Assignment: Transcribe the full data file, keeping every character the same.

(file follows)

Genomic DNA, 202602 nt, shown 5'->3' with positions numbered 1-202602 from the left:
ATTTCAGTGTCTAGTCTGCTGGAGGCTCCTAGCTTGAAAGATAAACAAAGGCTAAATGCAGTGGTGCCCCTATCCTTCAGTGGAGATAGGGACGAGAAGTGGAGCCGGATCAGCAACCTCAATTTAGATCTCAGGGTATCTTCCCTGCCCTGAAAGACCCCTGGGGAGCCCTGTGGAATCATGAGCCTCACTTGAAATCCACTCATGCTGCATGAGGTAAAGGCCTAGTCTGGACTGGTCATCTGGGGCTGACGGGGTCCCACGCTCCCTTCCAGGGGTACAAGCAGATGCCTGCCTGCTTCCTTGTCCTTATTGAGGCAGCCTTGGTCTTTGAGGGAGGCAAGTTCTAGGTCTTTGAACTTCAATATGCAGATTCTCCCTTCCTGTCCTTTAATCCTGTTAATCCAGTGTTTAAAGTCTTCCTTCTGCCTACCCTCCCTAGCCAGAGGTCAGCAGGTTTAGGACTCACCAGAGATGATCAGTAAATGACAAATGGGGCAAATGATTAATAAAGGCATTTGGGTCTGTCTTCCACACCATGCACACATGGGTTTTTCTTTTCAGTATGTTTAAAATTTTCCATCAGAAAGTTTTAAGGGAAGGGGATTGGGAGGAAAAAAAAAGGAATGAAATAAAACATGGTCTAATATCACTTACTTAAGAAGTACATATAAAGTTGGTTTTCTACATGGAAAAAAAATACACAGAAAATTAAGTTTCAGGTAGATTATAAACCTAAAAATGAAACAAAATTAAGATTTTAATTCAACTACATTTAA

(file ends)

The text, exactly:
Genomic DNA, 202602 nt, shown 5'->3' with positions numbered 1-202602 from the left:
ATTTCAGTGTCTAGTCTGCTGGAGGCTCCTAGCTTGAAAGATAAACAAAGGCTAAATGCAGTGGTGCCCCTATCCTTCAGTGGAGATAGGGACGAGAAGTGGAGCCGGATCAGCAACCTCAATTTAGATCTCAGGGTATCTTCCCTGCCCTGAAAGACCCCTGGGGAGCCCTGTGGAATCATGAGCCTCACTTGAAATCCACTCATGCTGCATGAGGTAAAGGCCTAGTCTGGACTGGTCATCTGGGGCTGACGGGGTCCCACGCTCCCTTCCAGGGGTACAAGCAGATGCCTGCCTGCTTCCTTGTCCTTATTGAGGCAGCCTTGGTCTTTGAGGGAGGCAAGTTCTAGGTCTTTGAACTTCAATATGCAGATTCTCCCTTCCTGTCCTTTAATCCTGTTAATCCAGTGTTTAAAGTCTTCCTTCTGCCTACCCTCCCTAGCCAGAGGTCAGCAGGTTTAGGACTCACCAGAGATGATCAGTAAATGACAAATGGGGCAAATGATTAATAAAGGCATTTGGGTCTGTCTTCCACACCATGCACACATGGGTTTTTCTTTTCAGTATGTTTAAAATTTTCCATCAGAAAGTTTTAAGGGAAGGGGATTGGGAGGAAAAAAAAAGGAATGAAATAAAACATGGTCTAATATCACTTACTTAAGAAGTACATATAAAGTTGGTTTTCTACATGGAAAAAAAATACACAGAAAATTAAGTTTCAGGTAGATTATAAACCTAAAAATGAAACAAAATTAAGATTTTAATTCAACTACATTTAA